Those who start antiretroviral (ARV) treatment for HIV as soon after diagnosis as possible experience a greater decline in bone mineral density compared with those assigned in a study to delay going on ARVs until their immune system deteriorates somewhat.
Publishing their findings in the Journal of Bone and Mineral Research, scientists from the START Bone Mineral Density Substudy randomized 399 HIV-positive individuals with a CD4 count greater than 500 to start ARVs immediately or wait until their CD4s dropped below 350.
The randomized controlled START study, published to much fanfare in 2015, definitively established that there is a net health benefit to starting ARVs early in the course of infection rather than delaying. The large study’s robust findings led to global recommendations that individuals begin HIV treatment as soon as possible after diagnosis.
In this newly published substudy, the researchers followed the participants, 195 of whom were in the immediate treatment arm and 204 of whom were in the deferred treatment arm, for an average of 2.2 years. They measured the participants’ bone mineral density every 12 months at the lumbar spine and hip through dual-energy X-ray absorptiometry (DXA).
The participants were 32 years old on average and had an average CD4 count of 642. Eighty percent were nonwhite, 26 percent were women.
Those in the immediate treatment group used ARVs for 95 percent of the follow-up period while those in the deferred treatment arm used them for 18 percent of the follow-up period. The most common ARVs used in the participants’ treatment regimens were the two components of Truvada (tenofovir disoproxil fumarate/emtricitabine).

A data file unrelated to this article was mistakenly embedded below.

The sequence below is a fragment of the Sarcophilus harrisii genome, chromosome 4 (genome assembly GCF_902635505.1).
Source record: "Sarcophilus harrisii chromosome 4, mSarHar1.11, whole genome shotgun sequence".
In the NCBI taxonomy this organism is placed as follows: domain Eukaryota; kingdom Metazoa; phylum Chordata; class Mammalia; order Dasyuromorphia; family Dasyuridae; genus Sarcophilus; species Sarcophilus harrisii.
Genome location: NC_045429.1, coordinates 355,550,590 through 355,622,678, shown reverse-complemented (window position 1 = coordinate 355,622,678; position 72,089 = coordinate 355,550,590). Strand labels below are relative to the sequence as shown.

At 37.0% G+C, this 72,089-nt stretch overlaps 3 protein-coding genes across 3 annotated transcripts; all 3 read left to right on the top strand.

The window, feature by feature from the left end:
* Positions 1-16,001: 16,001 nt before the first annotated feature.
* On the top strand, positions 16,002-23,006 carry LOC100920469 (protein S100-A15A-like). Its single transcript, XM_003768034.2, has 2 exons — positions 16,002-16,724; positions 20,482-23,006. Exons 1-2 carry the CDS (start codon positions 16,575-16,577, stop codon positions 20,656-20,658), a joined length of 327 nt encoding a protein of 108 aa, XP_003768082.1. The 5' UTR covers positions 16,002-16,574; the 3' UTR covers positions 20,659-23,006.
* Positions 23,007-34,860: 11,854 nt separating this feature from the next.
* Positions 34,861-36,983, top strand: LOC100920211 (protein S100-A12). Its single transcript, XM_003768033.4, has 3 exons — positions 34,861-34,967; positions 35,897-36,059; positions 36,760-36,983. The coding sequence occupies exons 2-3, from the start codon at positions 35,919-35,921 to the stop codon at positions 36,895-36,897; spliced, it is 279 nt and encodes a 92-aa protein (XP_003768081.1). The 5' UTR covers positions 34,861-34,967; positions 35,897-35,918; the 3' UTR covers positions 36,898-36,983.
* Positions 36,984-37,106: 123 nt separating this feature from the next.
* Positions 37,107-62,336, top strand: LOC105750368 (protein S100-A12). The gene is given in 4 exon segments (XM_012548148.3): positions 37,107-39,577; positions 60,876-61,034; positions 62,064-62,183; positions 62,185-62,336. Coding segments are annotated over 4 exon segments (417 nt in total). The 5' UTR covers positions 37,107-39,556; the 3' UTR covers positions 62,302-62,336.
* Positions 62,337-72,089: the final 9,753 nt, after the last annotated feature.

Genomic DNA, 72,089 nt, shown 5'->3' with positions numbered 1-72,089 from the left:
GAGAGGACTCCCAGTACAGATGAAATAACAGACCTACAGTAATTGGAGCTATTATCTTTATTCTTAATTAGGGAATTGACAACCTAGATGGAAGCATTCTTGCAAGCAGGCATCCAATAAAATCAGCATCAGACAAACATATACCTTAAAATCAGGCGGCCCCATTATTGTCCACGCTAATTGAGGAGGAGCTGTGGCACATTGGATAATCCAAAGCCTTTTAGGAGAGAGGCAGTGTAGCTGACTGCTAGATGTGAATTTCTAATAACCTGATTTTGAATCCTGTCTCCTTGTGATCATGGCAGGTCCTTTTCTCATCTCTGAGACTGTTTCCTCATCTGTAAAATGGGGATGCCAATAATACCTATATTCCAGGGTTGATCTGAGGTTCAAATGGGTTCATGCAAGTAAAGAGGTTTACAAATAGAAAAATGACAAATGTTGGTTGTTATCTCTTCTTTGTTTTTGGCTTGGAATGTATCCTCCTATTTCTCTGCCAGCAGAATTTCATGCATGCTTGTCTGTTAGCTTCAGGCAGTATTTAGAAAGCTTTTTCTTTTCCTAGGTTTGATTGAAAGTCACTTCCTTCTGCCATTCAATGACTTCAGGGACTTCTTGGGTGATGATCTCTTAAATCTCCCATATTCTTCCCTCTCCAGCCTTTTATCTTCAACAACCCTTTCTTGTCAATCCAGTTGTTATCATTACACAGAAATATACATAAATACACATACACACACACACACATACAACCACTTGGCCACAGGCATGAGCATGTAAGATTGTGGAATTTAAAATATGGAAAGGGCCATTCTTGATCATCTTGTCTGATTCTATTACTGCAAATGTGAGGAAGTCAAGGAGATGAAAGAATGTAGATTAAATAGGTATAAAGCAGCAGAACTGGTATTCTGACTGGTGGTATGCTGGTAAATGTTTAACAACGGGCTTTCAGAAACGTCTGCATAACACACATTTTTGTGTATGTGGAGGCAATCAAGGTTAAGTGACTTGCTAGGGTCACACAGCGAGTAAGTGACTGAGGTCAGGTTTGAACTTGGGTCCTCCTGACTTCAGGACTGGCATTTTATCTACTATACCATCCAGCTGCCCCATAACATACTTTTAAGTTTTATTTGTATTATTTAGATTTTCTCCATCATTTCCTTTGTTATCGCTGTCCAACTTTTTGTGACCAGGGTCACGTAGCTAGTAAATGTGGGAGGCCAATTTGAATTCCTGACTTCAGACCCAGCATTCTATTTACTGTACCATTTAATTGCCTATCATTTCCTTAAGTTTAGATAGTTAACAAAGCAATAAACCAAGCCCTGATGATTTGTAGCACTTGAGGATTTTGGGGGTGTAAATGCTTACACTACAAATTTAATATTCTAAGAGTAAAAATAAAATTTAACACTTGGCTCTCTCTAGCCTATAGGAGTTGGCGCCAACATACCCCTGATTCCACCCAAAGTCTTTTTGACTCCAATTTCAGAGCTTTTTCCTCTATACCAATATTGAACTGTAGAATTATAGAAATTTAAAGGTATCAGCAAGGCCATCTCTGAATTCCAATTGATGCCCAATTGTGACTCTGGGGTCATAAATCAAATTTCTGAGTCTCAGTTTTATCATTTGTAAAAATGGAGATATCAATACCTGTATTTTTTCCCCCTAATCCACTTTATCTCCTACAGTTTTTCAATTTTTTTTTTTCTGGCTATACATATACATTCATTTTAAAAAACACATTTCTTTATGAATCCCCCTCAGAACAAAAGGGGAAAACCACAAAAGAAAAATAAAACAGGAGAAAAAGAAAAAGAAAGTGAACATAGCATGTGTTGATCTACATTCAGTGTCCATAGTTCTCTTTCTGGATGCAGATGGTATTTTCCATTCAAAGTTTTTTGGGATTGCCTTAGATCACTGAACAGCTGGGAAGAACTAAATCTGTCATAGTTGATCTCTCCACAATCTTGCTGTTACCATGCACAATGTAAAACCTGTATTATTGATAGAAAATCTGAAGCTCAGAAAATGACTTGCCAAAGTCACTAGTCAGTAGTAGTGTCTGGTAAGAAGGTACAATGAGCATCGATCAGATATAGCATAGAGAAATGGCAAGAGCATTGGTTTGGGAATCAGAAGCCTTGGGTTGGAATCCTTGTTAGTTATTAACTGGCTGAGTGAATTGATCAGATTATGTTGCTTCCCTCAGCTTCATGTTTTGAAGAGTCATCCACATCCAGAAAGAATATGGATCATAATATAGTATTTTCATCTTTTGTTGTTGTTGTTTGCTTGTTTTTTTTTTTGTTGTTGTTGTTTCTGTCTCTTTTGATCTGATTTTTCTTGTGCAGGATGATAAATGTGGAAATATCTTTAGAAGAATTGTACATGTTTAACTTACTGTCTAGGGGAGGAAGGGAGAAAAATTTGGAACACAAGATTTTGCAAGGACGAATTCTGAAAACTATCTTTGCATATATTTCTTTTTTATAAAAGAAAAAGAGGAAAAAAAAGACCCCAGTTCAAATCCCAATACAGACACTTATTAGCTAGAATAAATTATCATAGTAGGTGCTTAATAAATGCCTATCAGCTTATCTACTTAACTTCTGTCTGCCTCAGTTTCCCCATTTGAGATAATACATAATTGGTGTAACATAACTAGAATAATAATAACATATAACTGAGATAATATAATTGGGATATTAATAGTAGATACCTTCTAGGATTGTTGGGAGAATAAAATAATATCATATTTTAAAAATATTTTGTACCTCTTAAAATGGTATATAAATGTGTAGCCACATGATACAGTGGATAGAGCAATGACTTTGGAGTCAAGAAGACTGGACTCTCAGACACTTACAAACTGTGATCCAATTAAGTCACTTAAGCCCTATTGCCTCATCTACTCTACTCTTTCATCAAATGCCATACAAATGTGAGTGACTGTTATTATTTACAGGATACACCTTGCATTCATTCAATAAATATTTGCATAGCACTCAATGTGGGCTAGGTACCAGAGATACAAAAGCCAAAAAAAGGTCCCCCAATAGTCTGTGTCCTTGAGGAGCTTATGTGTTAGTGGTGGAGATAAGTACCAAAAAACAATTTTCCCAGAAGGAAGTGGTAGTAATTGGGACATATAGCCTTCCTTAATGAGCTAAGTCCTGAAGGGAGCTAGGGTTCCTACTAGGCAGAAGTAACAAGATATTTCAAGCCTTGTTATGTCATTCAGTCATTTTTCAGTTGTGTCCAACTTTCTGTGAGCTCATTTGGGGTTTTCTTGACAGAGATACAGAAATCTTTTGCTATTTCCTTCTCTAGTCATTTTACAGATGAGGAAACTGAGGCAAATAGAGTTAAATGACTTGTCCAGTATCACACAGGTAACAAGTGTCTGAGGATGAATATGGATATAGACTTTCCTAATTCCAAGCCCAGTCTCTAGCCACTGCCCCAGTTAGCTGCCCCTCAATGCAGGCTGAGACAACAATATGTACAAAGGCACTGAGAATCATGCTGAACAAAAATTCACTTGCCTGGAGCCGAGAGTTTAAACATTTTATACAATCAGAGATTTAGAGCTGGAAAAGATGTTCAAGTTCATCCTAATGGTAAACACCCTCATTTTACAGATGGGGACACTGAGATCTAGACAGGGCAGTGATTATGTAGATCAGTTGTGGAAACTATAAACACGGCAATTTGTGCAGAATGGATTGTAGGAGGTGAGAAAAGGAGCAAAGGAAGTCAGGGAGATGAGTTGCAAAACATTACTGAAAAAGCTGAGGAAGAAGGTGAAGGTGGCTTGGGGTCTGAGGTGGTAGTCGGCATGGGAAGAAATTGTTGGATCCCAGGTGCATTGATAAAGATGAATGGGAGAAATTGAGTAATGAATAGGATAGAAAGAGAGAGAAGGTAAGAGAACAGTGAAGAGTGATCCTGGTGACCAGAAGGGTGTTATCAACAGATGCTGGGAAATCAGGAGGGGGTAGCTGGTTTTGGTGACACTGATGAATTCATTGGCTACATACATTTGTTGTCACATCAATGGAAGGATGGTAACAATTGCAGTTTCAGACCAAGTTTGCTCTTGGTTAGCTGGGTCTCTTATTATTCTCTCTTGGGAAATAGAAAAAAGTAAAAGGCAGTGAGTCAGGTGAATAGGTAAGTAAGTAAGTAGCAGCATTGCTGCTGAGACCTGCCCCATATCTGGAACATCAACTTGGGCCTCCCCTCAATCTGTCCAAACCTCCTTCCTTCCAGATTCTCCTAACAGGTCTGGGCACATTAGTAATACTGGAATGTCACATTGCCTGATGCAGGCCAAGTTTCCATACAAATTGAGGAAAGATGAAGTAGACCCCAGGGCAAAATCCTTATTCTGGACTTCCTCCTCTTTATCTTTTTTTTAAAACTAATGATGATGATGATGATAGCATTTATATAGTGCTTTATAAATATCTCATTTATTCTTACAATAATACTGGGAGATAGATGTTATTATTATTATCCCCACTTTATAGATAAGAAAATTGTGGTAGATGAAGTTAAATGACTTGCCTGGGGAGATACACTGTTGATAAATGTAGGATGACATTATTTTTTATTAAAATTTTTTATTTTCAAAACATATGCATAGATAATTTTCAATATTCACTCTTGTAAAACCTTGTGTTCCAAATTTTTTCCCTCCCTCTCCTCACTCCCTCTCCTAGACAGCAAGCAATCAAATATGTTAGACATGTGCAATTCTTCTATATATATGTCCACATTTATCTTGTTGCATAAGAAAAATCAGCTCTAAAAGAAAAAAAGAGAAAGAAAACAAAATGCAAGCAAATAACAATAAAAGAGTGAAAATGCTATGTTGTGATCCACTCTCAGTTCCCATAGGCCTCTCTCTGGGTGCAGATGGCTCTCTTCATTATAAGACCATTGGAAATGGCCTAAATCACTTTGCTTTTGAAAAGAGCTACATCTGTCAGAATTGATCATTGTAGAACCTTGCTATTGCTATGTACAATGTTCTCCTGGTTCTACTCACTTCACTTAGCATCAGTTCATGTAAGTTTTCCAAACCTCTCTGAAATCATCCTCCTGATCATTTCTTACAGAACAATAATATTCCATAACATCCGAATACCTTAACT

During the study’s follow-up, bone mineral density at the hip declined by 2.5 percent in the immediate treatment arm and 1 percent in the deferred treatment arm, for a difference of 1.5 percent. Bone mineral density at the spine declined 1.9 percent in the immediate treatment arm and 0.4 percent in the deferred treatment arm, for a difference of 1.6 percent (the figures were rounded).
Overall declines in bone mineral density were greatest during participants’ first year on ARVs. In the immediate treatment group, spine bone mineral density stabilized after the first year of follow-up, while hip bone mineral density declined progressively over two years of follow-up. After the first year of follow-up, overall changes in bone mineral density were similar between the two study arms.
The researchers could not identify any clinical or HIV-related factors associated with greater bone mineral density loss, nor could they pinpoint any factors to do with specific ARV regimens themselves linked to bone loss.
“Better understanding of the longer-term consequences of the observed reductions in [bone mineral density] is needed,” the study authors concluded.
To read the study abstract, click here.
To read a press release about the study, click here.